Bone marrow saves lives

  • Published
  • By Senior Airman Kylee Gardner
  • 4th Fighter Wing Public Affairs

Airmen assigned to Seymour Johnson Air Force Base, N.C. participated in a bone marrow drive held by the C.W. Bill Young Department of Defense Marrow Donor Program, also known as Salute To Life.

According to Salute To Life, the program has been established since 1991, has recruited more than 1 million new potential donors within the DOD and coordinated more than 8,000 cellular donations. More specifically, Team Seymour has been participating in the bone marrow drive since 1992.

“With our program, you can register if you are a member of the DOD, whether you’re a civilian, active duty, guard, reserve, or a retiree, if you’re between the ages of 18-60 and if you’re in generally good health,” said Chad Ballance, DOD Marrow Donor Program recruiter.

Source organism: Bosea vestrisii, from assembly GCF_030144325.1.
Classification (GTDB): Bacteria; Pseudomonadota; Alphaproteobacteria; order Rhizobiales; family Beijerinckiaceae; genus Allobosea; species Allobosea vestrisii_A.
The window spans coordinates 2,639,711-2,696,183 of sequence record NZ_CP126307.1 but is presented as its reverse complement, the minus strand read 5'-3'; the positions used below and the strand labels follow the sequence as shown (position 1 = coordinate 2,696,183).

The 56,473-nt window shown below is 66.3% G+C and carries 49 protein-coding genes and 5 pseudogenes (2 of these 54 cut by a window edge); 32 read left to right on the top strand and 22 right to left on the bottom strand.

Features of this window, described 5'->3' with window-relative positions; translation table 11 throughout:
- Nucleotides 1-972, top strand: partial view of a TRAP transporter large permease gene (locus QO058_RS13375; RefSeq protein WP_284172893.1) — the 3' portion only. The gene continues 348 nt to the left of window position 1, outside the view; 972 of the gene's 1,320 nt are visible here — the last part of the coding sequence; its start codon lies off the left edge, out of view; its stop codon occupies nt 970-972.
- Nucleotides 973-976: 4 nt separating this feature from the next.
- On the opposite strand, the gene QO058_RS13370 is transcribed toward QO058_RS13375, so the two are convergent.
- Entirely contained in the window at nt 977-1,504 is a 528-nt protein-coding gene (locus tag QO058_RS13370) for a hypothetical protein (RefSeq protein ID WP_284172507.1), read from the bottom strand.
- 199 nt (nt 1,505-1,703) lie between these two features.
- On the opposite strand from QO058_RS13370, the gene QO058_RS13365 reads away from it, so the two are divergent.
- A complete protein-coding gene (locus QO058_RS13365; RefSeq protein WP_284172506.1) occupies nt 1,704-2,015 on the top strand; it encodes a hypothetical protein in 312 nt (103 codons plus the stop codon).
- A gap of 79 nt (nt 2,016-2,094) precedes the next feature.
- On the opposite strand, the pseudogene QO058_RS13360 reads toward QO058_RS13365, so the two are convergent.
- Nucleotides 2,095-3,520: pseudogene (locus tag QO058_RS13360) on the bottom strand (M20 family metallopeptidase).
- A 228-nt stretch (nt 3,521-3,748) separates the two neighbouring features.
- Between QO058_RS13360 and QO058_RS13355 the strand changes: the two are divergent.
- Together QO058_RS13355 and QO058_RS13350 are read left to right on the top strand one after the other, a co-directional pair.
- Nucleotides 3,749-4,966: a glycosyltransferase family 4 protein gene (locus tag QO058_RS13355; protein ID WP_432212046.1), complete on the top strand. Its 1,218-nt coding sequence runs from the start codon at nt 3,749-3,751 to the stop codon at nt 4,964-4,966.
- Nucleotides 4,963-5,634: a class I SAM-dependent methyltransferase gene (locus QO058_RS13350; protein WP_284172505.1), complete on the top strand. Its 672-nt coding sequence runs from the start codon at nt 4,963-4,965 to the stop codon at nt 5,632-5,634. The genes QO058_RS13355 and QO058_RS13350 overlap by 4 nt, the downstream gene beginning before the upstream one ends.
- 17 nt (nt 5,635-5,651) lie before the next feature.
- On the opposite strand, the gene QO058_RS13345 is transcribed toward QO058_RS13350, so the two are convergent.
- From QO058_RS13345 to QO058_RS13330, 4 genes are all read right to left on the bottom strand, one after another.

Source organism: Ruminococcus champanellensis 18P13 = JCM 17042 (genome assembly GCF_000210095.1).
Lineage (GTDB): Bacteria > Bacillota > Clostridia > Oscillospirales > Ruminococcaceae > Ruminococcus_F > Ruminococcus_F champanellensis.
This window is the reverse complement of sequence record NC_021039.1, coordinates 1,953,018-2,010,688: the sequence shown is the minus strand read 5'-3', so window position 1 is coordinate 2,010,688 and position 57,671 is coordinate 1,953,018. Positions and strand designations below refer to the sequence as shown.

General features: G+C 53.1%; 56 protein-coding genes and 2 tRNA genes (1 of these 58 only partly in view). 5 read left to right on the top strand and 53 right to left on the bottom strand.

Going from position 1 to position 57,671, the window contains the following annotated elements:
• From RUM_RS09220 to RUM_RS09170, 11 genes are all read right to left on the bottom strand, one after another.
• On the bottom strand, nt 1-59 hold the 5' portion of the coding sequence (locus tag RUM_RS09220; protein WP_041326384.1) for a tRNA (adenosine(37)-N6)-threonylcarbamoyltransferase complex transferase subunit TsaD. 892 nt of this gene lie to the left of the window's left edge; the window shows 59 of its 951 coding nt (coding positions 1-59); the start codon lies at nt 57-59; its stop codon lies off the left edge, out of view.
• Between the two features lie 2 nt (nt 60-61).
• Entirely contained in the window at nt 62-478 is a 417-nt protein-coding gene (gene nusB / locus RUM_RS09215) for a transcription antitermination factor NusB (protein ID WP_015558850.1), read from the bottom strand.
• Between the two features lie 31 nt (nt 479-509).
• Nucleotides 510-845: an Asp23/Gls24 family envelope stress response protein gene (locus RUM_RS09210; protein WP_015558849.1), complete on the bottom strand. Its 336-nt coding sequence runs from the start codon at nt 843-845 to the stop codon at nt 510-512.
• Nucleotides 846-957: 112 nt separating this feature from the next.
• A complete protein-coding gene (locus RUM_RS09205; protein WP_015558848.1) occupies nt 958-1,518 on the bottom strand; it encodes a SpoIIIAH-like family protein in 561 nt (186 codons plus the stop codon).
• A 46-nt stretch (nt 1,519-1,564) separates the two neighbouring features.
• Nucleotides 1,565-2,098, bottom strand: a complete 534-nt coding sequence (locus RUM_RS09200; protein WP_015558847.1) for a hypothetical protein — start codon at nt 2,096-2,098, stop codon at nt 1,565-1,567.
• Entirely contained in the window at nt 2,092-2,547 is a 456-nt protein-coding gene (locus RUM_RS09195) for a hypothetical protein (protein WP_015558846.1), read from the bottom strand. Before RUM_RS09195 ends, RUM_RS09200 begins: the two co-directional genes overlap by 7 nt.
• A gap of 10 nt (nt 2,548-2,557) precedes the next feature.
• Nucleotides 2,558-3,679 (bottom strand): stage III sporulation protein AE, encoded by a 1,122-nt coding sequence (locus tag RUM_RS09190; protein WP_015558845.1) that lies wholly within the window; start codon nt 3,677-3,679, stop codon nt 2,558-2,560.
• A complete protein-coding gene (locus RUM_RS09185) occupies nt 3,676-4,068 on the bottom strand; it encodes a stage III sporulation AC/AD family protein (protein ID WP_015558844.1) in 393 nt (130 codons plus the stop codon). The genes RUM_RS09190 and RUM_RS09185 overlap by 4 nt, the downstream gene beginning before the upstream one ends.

Representatives from each unit on base were given envelopes to register those who would like to donate. Once someone makes the decision to register, they receive an envelope with paperwork and a cotton swab. The cotton swab is used to swipe the saliva inside their cheek. After the papers are filled out and the sample is taken, the envelope is brought back to the unit representative volunteers and sent off to the 4th Medical Group so that they can provide them to Salute for Life.

Contrary to popular belief, just registering and submitting a cotton swab sample does not mean you will be chosen to donate marrow. In fact, only about one in 430 registered members will be a perfect match for a patient in need, thus asked to donate marrow.

“Donors can only be someone’s perfect match if they are of the patient’s exact same ethnicity,” said Ballance.

Since a match must be so specific, the chances for certain races finding a donor are rare. Only 23% of Black Americans, 41% of Asian Americans and 46% of Hispanic Americans will find a bone marrow or stem cell donor.

If you would like to register as a donor, visit